Anyone hoping for a continuation of June and July’s hot weather would have been left sorely disappointed by last month which was characterised by frequent rain and the coldest August night for over 20 years.
August 2014 was the first month this year to be cooler than average; the mean temperature of 17.2C was 1C below average, making it the 89th warmest August since 1797: 1.6C cooler than last August, the coolest for 7 years.
The month was marked with thunderstorms and heavy downpours, contributing to what was a much wetter than average month – some 76mm fell which is 152% of the monthly average and the wettest for 4 years.
The hottest day occurred on the 7th with 27.3C recorded – nothing special for August and a date that heralded the end of the hot spell during June and July.
A couple of nights were notably cool for August: 5C was recorded during the early hours of the 23rd – the coldest August night since 1993.
Sunshine was below average with 161 hours recorded – that’s 83 per cent of mean. The sunniest day was on the 3rd when 12 hours of sunshine were recorded. Throughout the month there were just 2 days with 10 hours or more of sunshine. There were 4 days with thunder recorded – the average for August is 3.
To view full stats follow this link:http://1drv.ms/1kiTuzv
Looking further afield there were many thunderstorms around the UK though many places missed out on the big downpours. It was yet another month where rainfall totals could vary greatly in the space of just a few miles.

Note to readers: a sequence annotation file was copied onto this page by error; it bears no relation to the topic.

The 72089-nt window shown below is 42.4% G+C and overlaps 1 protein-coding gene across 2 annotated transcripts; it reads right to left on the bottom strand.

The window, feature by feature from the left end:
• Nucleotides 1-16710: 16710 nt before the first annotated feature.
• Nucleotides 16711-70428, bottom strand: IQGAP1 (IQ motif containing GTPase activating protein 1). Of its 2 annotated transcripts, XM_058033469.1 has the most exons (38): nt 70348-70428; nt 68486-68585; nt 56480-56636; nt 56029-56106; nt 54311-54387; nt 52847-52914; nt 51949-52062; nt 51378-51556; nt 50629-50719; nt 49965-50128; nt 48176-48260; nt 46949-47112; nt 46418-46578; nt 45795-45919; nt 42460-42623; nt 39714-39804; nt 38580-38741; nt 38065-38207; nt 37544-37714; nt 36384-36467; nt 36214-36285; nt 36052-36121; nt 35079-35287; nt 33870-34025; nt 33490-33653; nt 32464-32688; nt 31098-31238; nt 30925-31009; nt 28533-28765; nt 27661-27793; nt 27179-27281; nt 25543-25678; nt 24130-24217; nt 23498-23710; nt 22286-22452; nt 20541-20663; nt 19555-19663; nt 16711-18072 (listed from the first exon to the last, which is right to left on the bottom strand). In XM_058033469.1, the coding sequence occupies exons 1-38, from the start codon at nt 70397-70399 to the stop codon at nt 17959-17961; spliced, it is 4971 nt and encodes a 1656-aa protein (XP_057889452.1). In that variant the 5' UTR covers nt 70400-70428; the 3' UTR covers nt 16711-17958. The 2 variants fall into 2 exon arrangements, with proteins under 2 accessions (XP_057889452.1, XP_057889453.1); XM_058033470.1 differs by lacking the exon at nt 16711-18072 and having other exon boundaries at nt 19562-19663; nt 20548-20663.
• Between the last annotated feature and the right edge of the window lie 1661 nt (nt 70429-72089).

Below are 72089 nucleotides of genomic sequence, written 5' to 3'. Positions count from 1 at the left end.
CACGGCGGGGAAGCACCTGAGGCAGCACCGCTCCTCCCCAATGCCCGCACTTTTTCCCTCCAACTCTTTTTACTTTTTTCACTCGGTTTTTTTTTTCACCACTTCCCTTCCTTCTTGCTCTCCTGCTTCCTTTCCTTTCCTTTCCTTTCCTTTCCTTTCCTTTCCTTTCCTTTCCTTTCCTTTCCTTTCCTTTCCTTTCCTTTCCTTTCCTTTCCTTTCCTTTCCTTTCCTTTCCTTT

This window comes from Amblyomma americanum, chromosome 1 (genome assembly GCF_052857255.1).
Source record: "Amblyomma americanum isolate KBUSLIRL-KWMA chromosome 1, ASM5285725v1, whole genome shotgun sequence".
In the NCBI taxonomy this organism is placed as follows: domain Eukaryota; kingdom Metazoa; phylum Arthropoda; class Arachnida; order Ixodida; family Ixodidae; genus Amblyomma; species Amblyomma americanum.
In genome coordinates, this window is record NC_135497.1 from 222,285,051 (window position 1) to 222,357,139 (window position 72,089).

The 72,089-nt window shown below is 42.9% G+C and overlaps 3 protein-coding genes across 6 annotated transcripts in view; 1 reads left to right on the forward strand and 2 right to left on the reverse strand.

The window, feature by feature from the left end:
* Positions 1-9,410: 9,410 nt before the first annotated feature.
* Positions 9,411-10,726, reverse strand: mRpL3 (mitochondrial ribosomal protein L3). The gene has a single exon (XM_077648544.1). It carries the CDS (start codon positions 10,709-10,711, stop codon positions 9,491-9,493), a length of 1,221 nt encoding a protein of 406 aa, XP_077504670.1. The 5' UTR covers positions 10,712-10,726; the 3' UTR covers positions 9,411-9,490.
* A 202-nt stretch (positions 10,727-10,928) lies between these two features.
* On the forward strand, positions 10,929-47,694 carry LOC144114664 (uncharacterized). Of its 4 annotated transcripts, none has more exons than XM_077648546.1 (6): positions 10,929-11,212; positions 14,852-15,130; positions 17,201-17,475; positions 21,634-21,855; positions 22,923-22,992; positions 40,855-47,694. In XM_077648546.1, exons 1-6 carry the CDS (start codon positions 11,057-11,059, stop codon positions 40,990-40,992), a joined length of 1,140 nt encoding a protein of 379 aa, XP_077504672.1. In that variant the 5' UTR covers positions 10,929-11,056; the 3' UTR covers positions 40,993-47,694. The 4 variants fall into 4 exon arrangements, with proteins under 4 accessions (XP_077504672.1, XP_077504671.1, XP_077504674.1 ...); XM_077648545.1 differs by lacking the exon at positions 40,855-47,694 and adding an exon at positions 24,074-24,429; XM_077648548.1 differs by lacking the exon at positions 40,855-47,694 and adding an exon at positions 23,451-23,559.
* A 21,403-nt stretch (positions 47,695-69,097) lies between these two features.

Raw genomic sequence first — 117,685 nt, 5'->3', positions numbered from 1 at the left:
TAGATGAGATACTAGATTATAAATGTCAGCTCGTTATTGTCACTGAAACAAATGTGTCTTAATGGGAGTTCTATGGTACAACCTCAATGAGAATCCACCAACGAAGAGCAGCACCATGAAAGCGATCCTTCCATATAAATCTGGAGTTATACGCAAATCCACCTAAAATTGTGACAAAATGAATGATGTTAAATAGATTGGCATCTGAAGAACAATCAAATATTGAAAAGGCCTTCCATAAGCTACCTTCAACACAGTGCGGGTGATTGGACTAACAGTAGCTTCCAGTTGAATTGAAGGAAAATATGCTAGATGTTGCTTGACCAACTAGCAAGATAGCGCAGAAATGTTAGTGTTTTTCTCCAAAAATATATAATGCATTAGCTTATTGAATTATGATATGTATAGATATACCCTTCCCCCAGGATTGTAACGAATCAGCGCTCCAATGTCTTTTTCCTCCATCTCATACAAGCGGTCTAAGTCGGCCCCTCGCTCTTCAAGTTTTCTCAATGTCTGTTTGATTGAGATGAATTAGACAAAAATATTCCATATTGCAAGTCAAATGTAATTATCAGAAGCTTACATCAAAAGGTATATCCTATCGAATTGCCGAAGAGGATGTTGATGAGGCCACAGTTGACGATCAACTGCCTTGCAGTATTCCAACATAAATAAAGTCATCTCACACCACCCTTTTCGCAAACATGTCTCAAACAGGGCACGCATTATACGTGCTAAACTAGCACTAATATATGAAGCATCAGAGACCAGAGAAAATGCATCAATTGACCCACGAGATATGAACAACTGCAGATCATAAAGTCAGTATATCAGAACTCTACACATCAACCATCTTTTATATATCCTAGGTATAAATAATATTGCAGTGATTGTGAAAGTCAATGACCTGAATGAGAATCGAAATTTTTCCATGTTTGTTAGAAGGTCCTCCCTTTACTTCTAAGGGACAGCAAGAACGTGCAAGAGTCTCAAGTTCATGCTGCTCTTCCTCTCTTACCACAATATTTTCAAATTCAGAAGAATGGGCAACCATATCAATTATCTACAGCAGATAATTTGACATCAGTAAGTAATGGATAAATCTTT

On the 9th a station in Woodford Green recorded 24.4mm, double what fell in Wanstead. The legacy of TS Bertha coincided with the end of our extended hot spell – an excellent analysis of this storm can be found here.
There were some spectacular cloud formations not far from here. A particularly good one was seen in Witham.
Prolonged heavy rain on the 11th caused extensive flooding in Scotland.
On the 14th ‘Biblical’ flooding affected Lewisham in south east London.
On 25th a perfect curl could be seen on a depression centred off the west coast of Irleland. The rain associated with this low pressure brought the month’s highest daily rainfall total: 23.4mm (the system bringing 27.5mm) – a thoroughly miserable Bank Holiday Monday where it rained ALL day, from 6am until 9.30pm. It was yet another example of how much even frontal rainfall can vary over a small area with St James Park recording 38.2mm. The top 30 totals for that day can be seen here.
Looking even further afield four people were killed in a flash flood at an Italian festival early on in the month.